After 16 months of running Critical Business School every Friday, I decided to take a break and pause it in its current format.
It took me much longer to act on similar rumination when closing Thirdness, so I decided to lean into intuition rather than experiment with the format.
I wanted to share some learnings about the space and my practice.
When we introduce ourselves, we don’t only say who we are, but who we are not. One of CBS’ goals was to articulate personal creative surplus. Acknowledging the inertia of how we show up is a big part of that reflection process.
Introductions are now a repeating theme in my coaching work and spaces. May it be a Slack group, a new job, or a networking event. The impromptu, off-the-cuff affordances we put on our creativity are the lowest hanging fruit to show up in new ways.
Part of the shift from funnels to orbits means moving from a media property/domain mentality to framing spaces as mediators for communication.
A cluster of contexts allows us to meet when a set of living ideas is in sync with a format, a group of people, and articulated value.
In CBS’ case, I have been thinking intently about the format (no introductions, etc.), articulating creative surplus, writing prompts/living ideas, and developing my coaching practice.
As my coaching practice grew and I facilitated a prompt writing workshop, my focus shifted to helping other people contextualize prompts in their domains (prompting themselves). Interest in CBS started to frail.
To that point: In running my practice listening to my interest and energy level is the best indicator I have of how successful an initiative would be. I have to negotiate that with reality (commitment), of course.
People in orbit and the ideas change irrespective of CBS, its format, or price. It is simply the complexity of building containers, sustaining them with energy while negotiating with life.
It was beautiful to hear how energizing CBS was, especially when it was not effortless. We did not talk about things we agreed on, and I actively moved away from small talk when that came up. In one conversation on collaborations, I realized that my job was to work very hard to avoid any ‘collaboration’ in the space. I mean collaboration in its most transactional way, where people meet (on Zoom or Slack), render themselves to whatever the space needs, ask for the same from others, say the obvious things, and diverge the smallest amount possible from the median culture of the space. Because of no introductions and no agenda-no output, the space has no ‘culture’ (/gravity), which is both fun and is a meta-skill: meeting people in what I call high-context confusion.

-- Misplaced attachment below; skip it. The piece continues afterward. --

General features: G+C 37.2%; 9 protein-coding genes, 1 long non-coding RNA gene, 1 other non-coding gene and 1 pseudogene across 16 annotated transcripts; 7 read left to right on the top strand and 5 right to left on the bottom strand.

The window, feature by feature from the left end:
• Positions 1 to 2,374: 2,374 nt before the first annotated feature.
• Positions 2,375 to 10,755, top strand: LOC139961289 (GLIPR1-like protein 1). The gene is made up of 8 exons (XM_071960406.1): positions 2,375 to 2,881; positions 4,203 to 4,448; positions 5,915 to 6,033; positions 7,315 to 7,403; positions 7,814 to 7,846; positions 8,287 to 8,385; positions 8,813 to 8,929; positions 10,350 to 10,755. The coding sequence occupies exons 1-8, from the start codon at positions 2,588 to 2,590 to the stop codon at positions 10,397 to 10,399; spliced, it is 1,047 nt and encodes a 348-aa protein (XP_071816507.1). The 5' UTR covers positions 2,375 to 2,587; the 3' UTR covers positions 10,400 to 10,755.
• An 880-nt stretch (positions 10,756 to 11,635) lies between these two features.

As CBS is not an effortless endeavor and looks deceiving, there were times when a participant was resistant to the energy in the space. It was then up to me to convert that resistance into discernment.
Using the same metaphor of multiple gravities with less gravity resistance makes less sense. We can’t push a wall in space, but we can look behind, above, or below it and, through that new form of thinking, drive value from the intuition that leads us to that moment of resistance.
Prompts remain the technology I use to help people find their practice together. There is much more to prompts, how they differ from briefs, and how they oscillate in their energy. I am happy to expand if you’re interested. Please get in touch. I ran a ten-session workshop on prompt writing in Q1, and it is clearer now that prompts and living ideas go hand in hand. Q2’s workshop is on living ideas, which I define as ideas that we develop more writing, or thinking about, while they grow in meaning for the writer.
I am writing a new type of a ‘book’ as a collection of weekly writings and a monthly chapter, sent to a paid group. I will not publish it beyond that private format.
There was a prompt writing workshop earlier this year, and there is a Living Ideas one coming up later in May.
You can read earlier pieces on CBS, the topics and the format below: